This conversation lead to my "ah ha" lesson-on-the-side moment for this conference. Most everyone, from judges to practicing e-discovery attorneys, have lamented that attorneys are not keeping up with the technology and e-discovery rules and procedures. But at this conference I spoke with terrific people from legal departments and e-discovery teams at Google, Chevron, Blue Cross-Blue Shield, Deere & Company, Intel, Altera, and others-or, as we may also refer to them, the clients. When clients recognize the importance of technology expertise and how it relates to e-discovery and litigation results, you can bet that their attorneys will have to as well. After all, it was the clients that got law firms to move towards better computer automation and Microsoft Word from dos-based Wordperfect and even Wang word-processing systems. It was the clients that demanded faster, more descriptive, and more accurate billing programs. It will again be the clients that will require that their attorneys have sufficient technology and e-discovery expertise so that they know the "whys" and "hows" to achieve cost-effective litigation results. It will take time, but as more clients recognize the benefits of working with attorneys who truly understand the capabilities and shortcomings of various e-discovery tools and methodologies, more attorneys will too.
With all the conferences I review, there are a few seemingly simple things that make the good ones stand out. Vendors can be involved in presentations, but they should contribute to the discussions and not merely push their products and services with sales blurbs and talking points. In other words, the event needs to be about educating the attendees. Great moderators, like Browning Marean and George Socha, are as important as having quality panel members. They know how to keep the conversations moving along and will touch on all the important new developments. Lastly, there have to be reasons to attend in person. There were terrific discussions whenever the audience was engaged. I thoroughly enjoyed it when an attorney suggested that the Judges issue more e-discovery sanctions so that clients will be better motivated to take their e-discovery and information management obligations seriously. There were also ample opportunities to network during breakfast, lunch, and at a cocktail event that was held outside on the lawn overlooking the gorgeous coastline cliffs. There was nobody who attended that cocktail event, that would have rather been someplace else! And, as a bonus, they got to learn about e-discovery at an excellent conference too...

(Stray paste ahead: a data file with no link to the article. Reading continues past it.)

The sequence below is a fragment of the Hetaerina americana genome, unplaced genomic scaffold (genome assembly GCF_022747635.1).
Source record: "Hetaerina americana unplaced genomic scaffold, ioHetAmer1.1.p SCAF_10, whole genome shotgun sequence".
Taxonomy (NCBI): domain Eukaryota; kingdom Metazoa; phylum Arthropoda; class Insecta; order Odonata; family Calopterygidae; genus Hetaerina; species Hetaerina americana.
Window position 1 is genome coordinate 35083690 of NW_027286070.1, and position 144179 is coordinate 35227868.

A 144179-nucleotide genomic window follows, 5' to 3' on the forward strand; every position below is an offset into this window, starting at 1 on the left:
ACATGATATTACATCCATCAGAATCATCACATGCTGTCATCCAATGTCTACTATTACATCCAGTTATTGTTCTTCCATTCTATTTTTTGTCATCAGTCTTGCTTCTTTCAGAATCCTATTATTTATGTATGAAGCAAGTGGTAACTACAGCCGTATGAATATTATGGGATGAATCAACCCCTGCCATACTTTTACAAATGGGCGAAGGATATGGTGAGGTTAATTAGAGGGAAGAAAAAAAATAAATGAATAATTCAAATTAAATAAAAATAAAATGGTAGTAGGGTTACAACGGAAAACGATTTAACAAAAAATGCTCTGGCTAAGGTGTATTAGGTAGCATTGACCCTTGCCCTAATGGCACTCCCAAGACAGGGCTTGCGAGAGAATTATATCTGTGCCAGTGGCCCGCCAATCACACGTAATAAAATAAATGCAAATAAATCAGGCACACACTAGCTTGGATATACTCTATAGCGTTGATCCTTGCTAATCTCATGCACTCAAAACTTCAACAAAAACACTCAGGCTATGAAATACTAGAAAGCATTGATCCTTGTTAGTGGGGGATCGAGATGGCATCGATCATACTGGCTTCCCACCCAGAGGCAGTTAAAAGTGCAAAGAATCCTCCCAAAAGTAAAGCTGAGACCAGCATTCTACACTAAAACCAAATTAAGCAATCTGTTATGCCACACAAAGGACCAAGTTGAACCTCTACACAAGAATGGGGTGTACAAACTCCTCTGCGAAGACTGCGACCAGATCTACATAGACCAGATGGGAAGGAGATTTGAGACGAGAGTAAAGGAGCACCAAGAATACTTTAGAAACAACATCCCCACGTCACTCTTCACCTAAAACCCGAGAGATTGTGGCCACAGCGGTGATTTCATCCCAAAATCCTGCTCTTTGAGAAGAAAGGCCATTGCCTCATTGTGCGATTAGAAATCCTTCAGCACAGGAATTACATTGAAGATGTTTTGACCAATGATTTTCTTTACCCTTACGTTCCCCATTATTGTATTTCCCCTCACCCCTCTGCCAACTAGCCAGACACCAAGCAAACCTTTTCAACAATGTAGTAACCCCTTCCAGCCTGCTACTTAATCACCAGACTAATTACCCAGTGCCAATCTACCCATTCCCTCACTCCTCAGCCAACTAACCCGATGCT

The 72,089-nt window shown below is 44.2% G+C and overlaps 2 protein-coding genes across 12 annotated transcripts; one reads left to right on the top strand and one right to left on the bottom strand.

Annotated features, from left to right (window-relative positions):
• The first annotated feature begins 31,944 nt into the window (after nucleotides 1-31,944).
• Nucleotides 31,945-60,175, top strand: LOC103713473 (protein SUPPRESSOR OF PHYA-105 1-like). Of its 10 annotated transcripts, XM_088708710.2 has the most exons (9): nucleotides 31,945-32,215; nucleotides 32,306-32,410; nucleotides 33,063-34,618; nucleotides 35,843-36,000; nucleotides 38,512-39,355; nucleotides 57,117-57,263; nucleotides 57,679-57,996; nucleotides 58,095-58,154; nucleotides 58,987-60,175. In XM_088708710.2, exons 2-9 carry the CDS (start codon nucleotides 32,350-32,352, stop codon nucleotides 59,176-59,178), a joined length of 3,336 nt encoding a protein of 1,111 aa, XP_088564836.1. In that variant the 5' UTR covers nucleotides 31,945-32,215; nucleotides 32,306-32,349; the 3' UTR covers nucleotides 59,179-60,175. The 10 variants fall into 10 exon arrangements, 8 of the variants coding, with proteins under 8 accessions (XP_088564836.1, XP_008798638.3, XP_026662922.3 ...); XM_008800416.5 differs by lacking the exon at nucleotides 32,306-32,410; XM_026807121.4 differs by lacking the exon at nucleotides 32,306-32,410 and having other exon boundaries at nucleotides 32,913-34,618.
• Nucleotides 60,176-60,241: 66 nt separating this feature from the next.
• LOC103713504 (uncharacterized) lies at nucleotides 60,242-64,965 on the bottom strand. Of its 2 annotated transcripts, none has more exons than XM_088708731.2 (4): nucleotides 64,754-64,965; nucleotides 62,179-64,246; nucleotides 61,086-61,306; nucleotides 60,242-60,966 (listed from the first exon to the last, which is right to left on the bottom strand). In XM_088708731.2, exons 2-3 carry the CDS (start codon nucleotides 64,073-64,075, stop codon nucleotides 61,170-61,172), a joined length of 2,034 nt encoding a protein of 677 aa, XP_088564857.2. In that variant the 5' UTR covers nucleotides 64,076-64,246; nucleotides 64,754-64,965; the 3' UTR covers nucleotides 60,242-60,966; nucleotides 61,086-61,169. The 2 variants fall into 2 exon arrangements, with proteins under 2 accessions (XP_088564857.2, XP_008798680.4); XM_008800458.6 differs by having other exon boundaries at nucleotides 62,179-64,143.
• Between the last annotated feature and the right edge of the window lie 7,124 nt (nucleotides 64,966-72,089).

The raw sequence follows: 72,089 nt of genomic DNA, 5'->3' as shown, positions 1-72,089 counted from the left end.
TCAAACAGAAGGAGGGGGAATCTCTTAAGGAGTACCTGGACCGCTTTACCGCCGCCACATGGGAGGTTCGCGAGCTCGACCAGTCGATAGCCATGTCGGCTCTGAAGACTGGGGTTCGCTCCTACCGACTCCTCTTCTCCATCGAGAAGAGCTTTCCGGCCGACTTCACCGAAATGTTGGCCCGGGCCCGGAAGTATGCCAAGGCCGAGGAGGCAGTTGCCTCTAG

For your conference-attending pleasure, there are two more of these events scheduled for 2013 in San Diego and Laguna Beach (link to website).